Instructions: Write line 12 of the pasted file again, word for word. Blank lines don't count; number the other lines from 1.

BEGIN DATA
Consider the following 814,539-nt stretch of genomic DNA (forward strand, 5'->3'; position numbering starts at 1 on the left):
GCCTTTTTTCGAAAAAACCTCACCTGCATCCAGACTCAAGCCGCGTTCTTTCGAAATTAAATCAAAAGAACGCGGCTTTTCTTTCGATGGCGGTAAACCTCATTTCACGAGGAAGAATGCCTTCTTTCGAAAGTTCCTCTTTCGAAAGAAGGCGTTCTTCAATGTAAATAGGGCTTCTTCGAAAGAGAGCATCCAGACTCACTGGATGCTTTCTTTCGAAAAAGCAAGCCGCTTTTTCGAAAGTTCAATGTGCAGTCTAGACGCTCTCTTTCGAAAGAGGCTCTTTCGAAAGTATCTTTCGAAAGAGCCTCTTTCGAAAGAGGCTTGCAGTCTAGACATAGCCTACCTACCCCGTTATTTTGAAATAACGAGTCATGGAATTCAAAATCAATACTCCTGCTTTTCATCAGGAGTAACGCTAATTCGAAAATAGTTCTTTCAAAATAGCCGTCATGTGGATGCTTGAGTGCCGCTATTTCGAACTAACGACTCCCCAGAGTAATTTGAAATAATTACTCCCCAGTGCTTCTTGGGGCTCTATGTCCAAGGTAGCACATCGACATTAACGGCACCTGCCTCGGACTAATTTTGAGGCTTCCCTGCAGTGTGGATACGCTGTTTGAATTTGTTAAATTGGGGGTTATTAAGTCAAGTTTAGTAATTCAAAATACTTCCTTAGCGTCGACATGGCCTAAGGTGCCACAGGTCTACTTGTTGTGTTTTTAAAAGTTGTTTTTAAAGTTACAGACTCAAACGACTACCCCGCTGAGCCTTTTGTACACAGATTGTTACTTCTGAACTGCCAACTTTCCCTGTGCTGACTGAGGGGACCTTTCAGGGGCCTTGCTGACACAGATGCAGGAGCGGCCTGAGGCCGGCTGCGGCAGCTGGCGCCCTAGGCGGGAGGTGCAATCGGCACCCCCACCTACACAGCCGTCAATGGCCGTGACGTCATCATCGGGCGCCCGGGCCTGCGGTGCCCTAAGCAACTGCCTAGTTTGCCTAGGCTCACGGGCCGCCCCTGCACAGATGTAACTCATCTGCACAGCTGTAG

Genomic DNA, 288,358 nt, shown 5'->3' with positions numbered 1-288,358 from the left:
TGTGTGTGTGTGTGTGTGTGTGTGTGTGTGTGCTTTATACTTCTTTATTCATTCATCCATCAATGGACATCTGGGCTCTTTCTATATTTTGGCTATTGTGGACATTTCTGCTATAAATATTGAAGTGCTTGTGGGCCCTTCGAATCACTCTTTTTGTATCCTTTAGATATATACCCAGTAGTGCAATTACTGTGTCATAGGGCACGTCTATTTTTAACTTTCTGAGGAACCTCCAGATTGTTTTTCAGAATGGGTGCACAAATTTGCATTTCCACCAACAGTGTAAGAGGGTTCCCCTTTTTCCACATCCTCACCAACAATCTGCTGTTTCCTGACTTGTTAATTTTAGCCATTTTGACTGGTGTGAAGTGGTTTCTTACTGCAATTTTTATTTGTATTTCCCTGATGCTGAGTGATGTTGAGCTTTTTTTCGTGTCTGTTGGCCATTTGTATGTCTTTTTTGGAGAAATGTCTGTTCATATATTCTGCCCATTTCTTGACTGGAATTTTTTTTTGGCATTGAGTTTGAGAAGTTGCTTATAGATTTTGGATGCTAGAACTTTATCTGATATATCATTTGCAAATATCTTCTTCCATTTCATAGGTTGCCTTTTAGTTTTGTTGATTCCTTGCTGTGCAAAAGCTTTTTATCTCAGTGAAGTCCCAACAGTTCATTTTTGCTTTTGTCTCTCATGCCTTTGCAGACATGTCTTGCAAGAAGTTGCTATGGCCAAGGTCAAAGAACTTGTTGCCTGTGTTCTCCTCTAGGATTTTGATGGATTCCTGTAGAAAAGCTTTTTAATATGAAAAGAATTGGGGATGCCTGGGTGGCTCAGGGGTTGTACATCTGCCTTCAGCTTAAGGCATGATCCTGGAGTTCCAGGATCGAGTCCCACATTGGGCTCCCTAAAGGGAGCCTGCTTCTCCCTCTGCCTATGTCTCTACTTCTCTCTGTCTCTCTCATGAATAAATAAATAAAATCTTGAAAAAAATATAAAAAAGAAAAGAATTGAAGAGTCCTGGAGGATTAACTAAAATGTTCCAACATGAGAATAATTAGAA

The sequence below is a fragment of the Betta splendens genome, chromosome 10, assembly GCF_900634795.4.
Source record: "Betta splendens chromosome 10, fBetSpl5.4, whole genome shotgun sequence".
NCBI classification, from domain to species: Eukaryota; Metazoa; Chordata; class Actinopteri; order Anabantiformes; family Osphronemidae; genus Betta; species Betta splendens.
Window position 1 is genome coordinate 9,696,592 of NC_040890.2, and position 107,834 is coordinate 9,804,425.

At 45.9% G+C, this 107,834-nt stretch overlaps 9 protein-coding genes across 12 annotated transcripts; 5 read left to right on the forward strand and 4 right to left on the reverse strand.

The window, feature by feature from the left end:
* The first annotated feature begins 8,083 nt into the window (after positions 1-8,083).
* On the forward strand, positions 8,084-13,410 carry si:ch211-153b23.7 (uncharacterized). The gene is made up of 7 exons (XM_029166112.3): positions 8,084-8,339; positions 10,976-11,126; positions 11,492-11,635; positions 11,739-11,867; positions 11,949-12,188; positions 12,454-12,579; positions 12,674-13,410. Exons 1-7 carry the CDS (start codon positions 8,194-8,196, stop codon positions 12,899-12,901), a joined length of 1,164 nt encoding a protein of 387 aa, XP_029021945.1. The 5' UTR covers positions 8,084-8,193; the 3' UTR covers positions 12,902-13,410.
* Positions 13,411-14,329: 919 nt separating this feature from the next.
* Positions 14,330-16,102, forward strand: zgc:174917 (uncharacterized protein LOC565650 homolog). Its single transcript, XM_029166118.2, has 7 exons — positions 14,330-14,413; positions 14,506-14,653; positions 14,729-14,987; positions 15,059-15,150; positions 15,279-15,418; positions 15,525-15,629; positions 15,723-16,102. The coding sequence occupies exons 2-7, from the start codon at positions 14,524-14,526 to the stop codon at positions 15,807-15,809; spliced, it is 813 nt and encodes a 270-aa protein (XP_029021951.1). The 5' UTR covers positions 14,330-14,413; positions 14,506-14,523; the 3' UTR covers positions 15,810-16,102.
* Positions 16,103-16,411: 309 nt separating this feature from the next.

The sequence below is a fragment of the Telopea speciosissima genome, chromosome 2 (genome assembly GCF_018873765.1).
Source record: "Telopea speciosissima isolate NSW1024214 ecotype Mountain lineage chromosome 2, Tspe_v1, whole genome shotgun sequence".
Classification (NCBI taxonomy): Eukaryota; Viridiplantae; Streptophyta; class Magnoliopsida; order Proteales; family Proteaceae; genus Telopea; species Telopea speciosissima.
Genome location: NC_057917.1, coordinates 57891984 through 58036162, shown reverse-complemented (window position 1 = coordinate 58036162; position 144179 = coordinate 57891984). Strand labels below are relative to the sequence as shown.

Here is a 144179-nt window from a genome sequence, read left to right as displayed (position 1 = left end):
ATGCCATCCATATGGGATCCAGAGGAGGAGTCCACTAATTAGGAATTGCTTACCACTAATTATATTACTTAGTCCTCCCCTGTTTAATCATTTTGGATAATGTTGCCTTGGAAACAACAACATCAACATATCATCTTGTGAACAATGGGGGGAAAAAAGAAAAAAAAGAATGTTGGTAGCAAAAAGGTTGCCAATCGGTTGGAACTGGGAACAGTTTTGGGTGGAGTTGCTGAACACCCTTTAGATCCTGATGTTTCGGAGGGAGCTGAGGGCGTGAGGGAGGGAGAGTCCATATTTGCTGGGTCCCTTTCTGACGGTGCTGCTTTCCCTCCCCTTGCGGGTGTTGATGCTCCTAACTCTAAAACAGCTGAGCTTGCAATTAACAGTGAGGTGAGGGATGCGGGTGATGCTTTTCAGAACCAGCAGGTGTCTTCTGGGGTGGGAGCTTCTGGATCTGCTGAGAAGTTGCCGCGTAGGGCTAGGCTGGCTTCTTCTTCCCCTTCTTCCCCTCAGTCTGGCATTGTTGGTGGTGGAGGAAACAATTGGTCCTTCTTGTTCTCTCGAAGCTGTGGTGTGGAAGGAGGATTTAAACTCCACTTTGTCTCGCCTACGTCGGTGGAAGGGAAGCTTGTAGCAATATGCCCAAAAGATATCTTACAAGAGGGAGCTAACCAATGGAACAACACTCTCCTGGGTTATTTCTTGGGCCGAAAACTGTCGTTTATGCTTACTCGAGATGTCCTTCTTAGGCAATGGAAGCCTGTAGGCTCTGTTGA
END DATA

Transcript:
* On the forward strand, positions 8,084-13,410 carry si:ch211-153b23.7 (uncharacterized). The gene is made up of 7 exons (XM_029166112.3): positions 8,084-8,339; positions 10,976-11,126; positions 11,492-11,635; positions 11,739-11,867; positions 11,949-12,188; positions 12,454-12,579; positions 12,674-13,410. Exons 1-7 carry the CDS (start codon positions 8,194-8,196, stop codon positions 12,899-12,901), a joined length of 1,164 nt encoding a protein of 387 aa, XP_029021945.1. The 5' UTR covers positions 8,084-8,193; the 3' UTR covers positions 12,902-13,410.